• The Citizens United ruling, that opened the door for PAC spending without limit and identification of sponsor, has been first used against the very Republicans whose stacked Supreme Court allowed the debacle of campaign funding deregulation to exist at all

Editor's Note: Add the inability of moderate Jon Huntsman to catch on. Shortly after this piece was published, Huntsman dropped out, his billionaire father apparently not that impressed by Huntsman's third place finish in his home state.


So where is this all going? Richie Rich (Jon Huntsman), there on the left, who managed a third place finish in New Hampshire, the only state he has campaigned in so far, and whose PAC money largely comes from his billionaire father, has been flying under the radar for most voters who have been more drawn to the flame(out)s of Bachmann, Perry, Gingrich and Santorum. He may be the most moderate guy in the Republican field, and possibly the smartest, though it is hard to read anything from his record. He was ambassador to China for two years under the current Obama Administration, and then left that position to run against his former boss. That storyline seems to have possibilities that Huntsman, who is a smug and not particularly adept campaigner, has been unable to exploit. He was also the Governor of Utah, but he shares the "Mormon issue" with Romney. He may be helped by the current media campaign of three of his young-adult daughters, who have been making the rounds attempting to bring attention to their low key father. Attractive and energetic, they can land a Kardashian's-type reality show after the exposure they are getting in this election cycle. The pitch to the networks is probably already underway.

The Huntsman strategy of presenting the moderate alternative, being more or less inclined to think rationally about scientific and policy issues, and jabbing in debates, rather than dropping bombs, may actually work. At this point, only Mitt Romney can win the Republican nomination, but his date with destiny may be only days away as he faces voters in South Carolina, Florida and Nevada, where unemployment is high and those "King of Bain" characterizations will likely stick.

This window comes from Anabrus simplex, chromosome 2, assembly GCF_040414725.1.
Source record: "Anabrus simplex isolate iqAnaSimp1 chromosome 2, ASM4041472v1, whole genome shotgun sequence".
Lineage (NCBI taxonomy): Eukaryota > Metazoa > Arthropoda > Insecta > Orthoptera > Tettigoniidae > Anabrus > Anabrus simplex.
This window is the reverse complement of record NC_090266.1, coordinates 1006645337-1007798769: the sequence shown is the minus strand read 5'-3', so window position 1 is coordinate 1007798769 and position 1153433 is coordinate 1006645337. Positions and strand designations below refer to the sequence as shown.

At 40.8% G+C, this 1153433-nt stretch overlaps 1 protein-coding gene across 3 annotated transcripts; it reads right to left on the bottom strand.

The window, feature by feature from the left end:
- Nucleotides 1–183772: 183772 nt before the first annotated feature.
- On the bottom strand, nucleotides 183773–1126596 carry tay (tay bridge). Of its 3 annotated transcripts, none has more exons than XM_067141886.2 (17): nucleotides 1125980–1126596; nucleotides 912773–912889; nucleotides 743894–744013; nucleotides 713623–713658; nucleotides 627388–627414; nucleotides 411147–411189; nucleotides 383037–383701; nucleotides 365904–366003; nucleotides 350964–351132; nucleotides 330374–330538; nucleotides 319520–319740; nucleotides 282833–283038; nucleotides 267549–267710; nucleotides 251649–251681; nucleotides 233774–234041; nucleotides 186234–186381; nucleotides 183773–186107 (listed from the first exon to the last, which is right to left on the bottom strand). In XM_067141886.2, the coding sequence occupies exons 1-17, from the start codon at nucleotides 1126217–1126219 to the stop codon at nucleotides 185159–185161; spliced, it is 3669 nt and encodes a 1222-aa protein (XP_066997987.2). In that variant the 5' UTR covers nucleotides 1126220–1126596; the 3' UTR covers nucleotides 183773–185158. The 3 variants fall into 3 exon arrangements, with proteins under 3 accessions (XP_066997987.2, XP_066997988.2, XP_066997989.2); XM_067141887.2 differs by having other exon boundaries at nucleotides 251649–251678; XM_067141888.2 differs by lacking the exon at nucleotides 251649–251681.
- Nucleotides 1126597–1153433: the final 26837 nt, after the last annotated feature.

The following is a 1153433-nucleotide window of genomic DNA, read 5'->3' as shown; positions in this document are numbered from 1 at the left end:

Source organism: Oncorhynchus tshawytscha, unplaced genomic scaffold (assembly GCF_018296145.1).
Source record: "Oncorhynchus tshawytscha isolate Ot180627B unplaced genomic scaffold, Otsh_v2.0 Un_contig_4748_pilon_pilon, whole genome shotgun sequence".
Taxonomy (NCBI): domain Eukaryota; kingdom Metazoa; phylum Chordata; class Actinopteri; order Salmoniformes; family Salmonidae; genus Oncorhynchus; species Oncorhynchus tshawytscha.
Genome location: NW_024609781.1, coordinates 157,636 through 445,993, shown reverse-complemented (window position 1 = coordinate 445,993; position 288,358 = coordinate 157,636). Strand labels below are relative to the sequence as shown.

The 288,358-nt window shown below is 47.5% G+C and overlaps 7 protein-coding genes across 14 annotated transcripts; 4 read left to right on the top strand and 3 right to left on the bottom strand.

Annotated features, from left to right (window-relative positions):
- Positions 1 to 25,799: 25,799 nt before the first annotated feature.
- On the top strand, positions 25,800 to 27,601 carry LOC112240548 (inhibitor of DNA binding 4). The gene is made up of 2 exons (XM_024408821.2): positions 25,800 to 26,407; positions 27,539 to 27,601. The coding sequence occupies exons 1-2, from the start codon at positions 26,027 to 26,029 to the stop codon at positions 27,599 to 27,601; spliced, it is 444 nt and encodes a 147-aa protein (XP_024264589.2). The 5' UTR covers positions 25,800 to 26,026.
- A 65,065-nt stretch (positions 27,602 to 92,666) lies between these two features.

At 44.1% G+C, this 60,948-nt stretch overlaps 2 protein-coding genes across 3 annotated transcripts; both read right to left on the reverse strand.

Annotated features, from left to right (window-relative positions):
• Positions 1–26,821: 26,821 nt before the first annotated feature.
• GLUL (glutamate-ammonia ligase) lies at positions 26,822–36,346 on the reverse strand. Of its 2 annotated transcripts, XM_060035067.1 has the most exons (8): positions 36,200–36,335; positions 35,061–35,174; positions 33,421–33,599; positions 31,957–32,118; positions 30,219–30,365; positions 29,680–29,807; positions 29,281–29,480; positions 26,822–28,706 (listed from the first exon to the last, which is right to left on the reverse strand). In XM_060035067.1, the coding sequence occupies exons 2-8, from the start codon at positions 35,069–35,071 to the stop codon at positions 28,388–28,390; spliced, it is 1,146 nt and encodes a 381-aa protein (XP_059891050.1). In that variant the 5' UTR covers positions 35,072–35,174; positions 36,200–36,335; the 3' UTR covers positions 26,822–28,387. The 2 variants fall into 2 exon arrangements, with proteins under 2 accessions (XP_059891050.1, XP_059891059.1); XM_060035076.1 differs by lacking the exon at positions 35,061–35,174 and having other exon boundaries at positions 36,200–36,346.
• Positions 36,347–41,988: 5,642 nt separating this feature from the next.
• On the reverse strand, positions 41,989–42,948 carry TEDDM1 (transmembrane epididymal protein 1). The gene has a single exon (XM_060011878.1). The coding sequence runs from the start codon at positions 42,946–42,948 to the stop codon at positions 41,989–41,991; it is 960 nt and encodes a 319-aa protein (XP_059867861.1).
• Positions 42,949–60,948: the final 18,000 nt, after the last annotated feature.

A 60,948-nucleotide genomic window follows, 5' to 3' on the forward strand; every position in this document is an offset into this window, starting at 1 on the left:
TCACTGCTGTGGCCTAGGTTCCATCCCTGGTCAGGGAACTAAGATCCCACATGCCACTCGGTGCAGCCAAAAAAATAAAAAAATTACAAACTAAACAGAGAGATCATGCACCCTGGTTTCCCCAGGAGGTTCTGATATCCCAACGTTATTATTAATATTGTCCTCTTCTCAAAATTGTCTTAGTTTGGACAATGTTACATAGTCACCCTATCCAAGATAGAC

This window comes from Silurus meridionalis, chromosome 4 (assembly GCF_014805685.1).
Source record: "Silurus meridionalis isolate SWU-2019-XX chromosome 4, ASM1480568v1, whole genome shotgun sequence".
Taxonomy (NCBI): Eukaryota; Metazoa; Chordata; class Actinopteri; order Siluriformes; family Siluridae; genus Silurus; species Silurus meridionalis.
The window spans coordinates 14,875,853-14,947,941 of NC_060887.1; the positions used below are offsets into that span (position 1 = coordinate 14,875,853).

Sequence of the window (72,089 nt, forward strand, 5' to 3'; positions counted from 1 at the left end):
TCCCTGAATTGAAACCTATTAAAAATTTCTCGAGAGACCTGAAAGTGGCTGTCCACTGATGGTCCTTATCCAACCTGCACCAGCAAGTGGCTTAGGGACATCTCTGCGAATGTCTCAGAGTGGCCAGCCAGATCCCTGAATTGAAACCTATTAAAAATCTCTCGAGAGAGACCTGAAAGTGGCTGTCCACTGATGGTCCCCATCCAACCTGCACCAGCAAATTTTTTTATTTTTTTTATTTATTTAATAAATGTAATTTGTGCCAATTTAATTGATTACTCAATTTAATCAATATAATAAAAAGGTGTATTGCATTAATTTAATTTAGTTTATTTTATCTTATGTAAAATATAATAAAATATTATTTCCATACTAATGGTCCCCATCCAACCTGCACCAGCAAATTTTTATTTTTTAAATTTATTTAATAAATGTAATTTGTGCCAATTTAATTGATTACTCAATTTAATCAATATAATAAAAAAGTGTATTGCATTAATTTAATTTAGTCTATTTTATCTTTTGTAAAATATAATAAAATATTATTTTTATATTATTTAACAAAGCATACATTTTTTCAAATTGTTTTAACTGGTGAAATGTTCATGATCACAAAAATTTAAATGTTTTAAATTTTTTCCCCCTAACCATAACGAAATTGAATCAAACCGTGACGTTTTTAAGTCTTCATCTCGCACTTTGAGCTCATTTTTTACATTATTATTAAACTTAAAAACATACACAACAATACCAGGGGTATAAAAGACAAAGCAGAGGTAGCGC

With Romney about to wade into hell, how poetic it might seem to have the upstart Huntsman square off against the high-minded but low-achieving Obama. - RAR



Miscalculations of the Right

Republican Candidates Go Retro with Arguments Shifting Economic Blame to the Shiftless Poor


Newt Gingrich, whose primary asset is a willingness to use for self-promotion purposes any hyperbole that may pop into his ungoverned mind, was tossing the red meat to the high-spirited crowd attending Fox News Channel's South Carolina Republican debate Monday night (1/16/12). South Carolina is, after all, his last chance to re-establish his unlikely candidacy for the highest land in the office: a late-life attempt at reinvention in pursuit of a job that one suspects he hardly wants. What Gingrich really wants is the level of recognition that he alone believes he deserves; not the kind he got from the ethics investigations and scandals that drove him from the House speakership way back when (1998). Newt wants to be admired and to be paid well for being so.

Gingrich is furious at Romney and his Super PAC buddies for running those reminders in New Hampshire of Newt's wayward ways. They seemed almost to deliver a death blow to Gingrich's surprising gains toward becoming a top-tier candidate. Now, in ultra-conservative South Carolina, Gingrich is trying to muscle his way back into contention by going "medieval on their asses", which to a Republican means reaching back for some old nugget from their philosophy of greed and acquisition that has worked for Republican campaigners before. The money-in-the-bank red meat for die-hard Republicans is to blame the country's poor for our economic woes. The poor, goes the refrain, are a drain on a government system that is too large, too invasive and disruptive to the capitalistic system, and that has no business providing welfare in the first place.